Friday 5 September 2014

Adam Boulton looks at the charity sky, and a visit to Manchester

Adam Boulton, the ace political commentator for Sky TV, came to speak at one of our ACEVO leadership lunches. These are one of the secret treasures of ACEVO: a good lunch, top class speakers and splendid food and wine to aid mental digestion. And Adam did not disappoint. 

We were lunching in the aftermath of ‘Brooksgate' - where our Minister has quickly learnt how strongly our sector defends its independence. Adam had some wise words about our positioning as charities. He said that what the media want from charities is an independent voice and to hear our expertise. They are keen for facts to back up or to make a story. For the media it is our independence that matters, and so being seen to be aligned with a party, or what may appear as 'too party political,’ will be a problem. 

Of course the boundaries here are blurred. If you campaign on poverty is that seen as aligning yourself too much with the left? And if we point to the injustice created by the bedroom tax is that seen as party political? It can be difficult for charity leaders who want to put across hard and often blunt messages. Increasingly, some seem to assume that being ‘political’ means you’re necessarily taking partisan sides - something which is never the case. Charities speak for our beneficiaries and our missions - never for political parties.

Campaigning is part and parcel of our ‘knitting'. Though I have to say this is a very odd analogy, and for that we do not have Brooks to blame - but rather one of the Charity Commissioners who clearly, unlike Brooks, does not like campaigning and gave a very unwise interview in Third Sector making this silly analogy. My mother, who is a great knitter (her knitted swimming trunks for me when I was a boy were a marvel), would thoroughly object to the analogy as she is a great believer in charity campaigning.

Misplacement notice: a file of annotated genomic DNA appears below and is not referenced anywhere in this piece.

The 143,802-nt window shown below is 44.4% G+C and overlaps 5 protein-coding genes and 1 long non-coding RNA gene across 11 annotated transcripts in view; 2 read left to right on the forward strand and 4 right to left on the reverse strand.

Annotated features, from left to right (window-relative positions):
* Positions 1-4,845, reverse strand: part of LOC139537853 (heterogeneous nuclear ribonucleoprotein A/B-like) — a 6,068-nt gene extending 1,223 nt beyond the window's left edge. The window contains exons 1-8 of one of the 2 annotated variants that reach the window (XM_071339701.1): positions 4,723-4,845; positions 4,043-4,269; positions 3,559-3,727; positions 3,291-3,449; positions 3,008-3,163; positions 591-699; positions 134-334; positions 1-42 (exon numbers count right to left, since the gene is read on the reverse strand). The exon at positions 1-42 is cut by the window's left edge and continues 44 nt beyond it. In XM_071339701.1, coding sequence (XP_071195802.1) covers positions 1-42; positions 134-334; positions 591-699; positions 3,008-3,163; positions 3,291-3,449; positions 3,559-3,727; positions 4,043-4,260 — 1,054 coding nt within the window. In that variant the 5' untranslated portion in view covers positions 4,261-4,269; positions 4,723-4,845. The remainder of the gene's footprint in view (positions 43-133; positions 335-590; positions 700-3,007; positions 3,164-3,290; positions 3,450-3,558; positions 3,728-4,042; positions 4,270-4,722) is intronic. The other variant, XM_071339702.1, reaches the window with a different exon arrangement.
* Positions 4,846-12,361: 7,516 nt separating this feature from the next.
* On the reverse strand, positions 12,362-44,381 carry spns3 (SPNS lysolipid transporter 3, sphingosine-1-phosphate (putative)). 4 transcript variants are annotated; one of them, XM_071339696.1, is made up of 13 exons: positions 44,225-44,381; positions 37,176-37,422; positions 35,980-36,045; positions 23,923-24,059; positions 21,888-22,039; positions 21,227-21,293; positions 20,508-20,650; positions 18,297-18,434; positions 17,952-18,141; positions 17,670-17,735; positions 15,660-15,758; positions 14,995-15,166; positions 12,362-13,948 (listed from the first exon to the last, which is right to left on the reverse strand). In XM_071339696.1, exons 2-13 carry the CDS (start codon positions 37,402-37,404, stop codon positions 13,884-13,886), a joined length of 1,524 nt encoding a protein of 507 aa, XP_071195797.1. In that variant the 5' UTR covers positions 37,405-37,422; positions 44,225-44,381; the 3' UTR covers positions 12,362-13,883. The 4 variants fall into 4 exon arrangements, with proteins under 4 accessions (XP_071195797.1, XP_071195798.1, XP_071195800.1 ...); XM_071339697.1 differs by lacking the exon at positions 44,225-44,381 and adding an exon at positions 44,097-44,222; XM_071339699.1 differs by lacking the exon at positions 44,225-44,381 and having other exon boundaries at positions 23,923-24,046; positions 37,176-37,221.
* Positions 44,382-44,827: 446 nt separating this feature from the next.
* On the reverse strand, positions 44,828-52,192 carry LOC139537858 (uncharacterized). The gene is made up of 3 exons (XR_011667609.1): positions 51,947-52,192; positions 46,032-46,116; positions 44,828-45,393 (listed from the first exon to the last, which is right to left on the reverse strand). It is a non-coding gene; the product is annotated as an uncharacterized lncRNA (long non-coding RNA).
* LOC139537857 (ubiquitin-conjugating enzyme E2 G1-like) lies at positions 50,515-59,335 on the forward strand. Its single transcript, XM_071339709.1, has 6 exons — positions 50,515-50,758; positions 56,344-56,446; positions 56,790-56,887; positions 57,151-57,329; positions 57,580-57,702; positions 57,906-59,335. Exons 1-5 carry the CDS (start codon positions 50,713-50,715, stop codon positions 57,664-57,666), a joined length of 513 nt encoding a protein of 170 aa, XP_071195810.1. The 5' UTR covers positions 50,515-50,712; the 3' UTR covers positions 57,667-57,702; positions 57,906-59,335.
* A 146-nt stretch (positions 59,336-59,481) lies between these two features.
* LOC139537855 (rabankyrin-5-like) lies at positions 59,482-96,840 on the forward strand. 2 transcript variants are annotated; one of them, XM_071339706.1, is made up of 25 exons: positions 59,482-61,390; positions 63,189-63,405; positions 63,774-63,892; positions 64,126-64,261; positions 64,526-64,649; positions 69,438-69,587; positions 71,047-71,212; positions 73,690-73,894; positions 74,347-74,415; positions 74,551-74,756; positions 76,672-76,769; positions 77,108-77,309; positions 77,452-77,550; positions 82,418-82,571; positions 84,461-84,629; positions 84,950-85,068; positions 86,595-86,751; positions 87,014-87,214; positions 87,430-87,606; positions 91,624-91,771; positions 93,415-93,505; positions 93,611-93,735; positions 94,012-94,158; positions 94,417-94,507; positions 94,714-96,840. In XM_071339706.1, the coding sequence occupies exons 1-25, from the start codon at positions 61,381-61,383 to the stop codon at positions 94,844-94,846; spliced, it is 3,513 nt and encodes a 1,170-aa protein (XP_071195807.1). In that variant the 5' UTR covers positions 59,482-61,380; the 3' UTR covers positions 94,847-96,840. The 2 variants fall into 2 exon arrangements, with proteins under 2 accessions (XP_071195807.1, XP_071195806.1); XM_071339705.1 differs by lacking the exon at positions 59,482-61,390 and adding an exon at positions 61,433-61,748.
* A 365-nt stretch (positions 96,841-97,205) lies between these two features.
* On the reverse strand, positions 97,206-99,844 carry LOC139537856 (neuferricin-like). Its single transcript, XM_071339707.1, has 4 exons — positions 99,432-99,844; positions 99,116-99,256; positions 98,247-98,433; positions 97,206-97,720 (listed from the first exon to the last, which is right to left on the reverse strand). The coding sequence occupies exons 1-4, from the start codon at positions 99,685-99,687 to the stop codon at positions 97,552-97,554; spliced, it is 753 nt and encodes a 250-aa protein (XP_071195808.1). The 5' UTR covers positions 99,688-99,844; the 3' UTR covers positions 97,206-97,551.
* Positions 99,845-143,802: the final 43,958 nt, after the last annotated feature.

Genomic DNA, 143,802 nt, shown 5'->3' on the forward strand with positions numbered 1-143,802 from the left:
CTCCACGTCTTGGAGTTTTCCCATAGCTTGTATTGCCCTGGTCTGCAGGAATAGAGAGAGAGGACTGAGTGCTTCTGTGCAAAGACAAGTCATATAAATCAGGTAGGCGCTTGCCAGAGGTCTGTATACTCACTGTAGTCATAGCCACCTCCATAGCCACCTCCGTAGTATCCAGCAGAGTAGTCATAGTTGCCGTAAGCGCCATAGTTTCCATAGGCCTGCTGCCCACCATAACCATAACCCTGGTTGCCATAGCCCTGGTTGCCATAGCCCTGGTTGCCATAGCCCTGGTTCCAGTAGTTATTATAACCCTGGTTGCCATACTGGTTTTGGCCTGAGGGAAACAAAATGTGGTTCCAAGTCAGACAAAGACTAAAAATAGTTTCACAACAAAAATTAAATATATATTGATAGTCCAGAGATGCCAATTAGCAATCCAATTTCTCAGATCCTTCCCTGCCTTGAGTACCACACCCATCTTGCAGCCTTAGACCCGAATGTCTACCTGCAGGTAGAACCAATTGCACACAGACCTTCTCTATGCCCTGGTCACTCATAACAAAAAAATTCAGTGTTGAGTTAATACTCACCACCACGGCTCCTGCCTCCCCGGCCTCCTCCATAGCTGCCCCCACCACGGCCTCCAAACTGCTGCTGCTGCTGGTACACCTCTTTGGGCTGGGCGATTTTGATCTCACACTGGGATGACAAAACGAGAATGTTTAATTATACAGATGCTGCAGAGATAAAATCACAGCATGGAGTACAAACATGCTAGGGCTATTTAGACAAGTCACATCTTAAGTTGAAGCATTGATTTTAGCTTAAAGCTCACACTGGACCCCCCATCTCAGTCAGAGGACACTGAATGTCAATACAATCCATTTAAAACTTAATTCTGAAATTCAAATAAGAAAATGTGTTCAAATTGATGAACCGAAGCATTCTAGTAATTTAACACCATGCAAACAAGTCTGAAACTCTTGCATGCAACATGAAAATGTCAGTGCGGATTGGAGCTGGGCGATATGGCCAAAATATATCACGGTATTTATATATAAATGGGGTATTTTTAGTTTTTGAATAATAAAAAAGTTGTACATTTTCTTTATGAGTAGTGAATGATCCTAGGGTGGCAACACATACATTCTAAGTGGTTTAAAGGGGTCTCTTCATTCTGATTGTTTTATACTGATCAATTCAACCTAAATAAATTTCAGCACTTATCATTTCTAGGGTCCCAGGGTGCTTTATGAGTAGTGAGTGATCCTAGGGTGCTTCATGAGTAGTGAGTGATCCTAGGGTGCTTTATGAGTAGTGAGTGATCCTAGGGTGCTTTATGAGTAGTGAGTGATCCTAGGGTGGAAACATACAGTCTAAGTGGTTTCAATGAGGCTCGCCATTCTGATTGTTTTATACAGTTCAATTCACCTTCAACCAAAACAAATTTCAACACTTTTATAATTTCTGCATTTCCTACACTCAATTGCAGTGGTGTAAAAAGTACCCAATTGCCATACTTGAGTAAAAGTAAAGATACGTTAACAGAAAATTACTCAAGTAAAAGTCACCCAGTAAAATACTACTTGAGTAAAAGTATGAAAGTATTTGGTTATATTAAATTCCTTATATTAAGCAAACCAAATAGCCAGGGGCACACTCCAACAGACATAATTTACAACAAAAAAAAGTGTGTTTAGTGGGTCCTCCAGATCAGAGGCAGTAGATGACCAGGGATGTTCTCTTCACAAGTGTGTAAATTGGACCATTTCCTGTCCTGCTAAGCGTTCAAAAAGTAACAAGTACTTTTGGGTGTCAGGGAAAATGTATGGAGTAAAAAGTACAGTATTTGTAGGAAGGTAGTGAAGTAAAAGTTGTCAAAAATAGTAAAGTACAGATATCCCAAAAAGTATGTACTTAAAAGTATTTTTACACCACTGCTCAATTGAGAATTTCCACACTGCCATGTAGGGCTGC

I had to miss the farewell party for Hurd in Waterloo as I was speaking on the ‘Prometheus’ course for third sector leaders at the Manchester Business School. It was a great session. I talked about the complexities of leadership in challenging times, and the dilemmas we face when we want to grow our delivery role but maintain our independence  and our voice. There is much more public scrutiny of charities and we need to do better in talking about our impact. And we need to balance the need to be professional and passionate about our cause. 

I encouraged the good folk of the sector to take heart; we represent a truly great sector that historically has bound together our democracy and provided social cohesion as well as delivering services that citizens and communities need. The voice of civil society remains crucial to strong public debate and to better law making and policy development. We should not be afraid of the need to campaign hard and to be heard, but there is a skill in doing this, in knowing the balance between speaking out and talking behind closed doors. Courage, mon brave, as someone once said. 

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